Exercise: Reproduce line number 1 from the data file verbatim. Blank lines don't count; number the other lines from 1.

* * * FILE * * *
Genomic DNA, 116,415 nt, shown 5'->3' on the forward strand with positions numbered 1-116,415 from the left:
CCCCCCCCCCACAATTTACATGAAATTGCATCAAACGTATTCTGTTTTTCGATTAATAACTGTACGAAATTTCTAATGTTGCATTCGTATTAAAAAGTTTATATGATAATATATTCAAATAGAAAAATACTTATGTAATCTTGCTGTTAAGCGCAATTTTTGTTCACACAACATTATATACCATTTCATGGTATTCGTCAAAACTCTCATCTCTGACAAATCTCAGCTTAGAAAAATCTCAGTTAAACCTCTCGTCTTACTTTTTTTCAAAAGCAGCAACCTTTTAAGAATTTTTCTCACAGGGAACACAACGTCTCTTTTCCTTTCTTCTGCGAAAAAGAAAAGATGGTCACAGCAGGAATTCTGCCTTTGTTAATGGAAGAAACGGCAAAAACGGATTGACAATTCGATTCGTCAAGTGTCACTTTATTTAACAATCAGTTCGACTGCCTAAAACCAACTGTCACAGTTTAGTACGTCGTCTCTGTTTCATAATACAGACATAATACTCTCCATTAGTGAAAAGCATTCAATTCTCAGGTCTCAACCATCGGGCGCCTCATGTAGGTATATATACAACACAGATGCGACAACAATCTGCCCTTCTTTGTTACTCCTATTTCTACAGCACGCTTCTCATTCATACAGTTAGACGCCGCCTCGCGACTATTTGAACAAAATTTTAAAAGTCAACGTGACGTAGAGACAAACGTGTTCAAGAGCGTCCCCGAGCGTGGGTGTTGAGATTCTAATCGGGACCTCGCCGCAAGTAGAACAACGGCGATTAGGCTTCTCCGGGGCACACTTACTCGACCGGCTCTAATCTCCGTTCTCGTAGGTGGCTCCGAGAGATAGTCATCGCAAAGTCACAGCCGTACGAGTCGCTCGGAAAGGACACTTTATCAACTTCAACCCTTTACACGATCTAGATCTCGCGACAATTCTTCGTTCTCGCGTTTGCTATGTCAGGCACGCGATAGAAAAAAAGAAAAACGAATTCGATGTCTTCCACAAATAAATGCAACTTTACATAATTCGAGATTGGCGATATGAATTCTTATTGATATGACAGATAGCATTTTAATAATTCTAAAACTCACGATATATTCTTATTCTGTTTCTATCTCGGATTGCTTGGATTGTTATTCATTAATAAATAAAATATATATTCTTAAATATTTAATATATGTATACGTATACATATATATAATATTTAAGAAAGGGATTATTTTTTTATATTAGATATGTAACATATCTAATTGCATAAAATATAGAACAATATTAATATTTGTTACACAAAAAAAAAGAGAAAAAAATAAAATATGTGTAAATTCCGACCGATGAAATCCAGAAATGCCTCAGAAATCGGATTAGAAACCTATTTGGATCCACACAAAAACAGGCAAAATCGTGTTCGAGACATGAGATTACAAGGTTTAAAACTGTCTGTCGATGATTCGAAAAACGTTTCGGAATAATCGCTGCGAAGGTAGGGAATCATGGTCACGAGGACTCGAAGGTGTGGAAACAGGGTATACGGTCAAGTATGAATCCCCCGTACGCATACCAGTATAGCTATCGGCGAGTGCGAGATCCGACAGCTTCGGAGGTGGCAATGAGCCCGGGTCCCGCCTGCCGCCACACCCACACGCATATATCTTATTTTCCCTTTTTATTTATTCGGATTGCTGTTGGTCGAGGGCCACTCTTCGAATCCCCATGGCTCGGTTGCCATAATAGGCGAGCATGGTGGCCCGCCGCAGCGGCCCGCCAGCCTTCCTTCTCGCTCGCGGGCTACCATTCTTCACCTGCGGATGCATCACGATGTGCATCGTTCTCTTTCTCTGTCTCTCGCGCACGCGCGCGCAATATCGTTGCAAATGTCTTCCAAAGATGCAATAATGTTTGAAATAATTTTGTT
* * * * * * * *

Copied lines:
Genomic DNA, 116,415 nt, shown 5'->3' on the forward strand with positions numbered 1-116,415 from the left: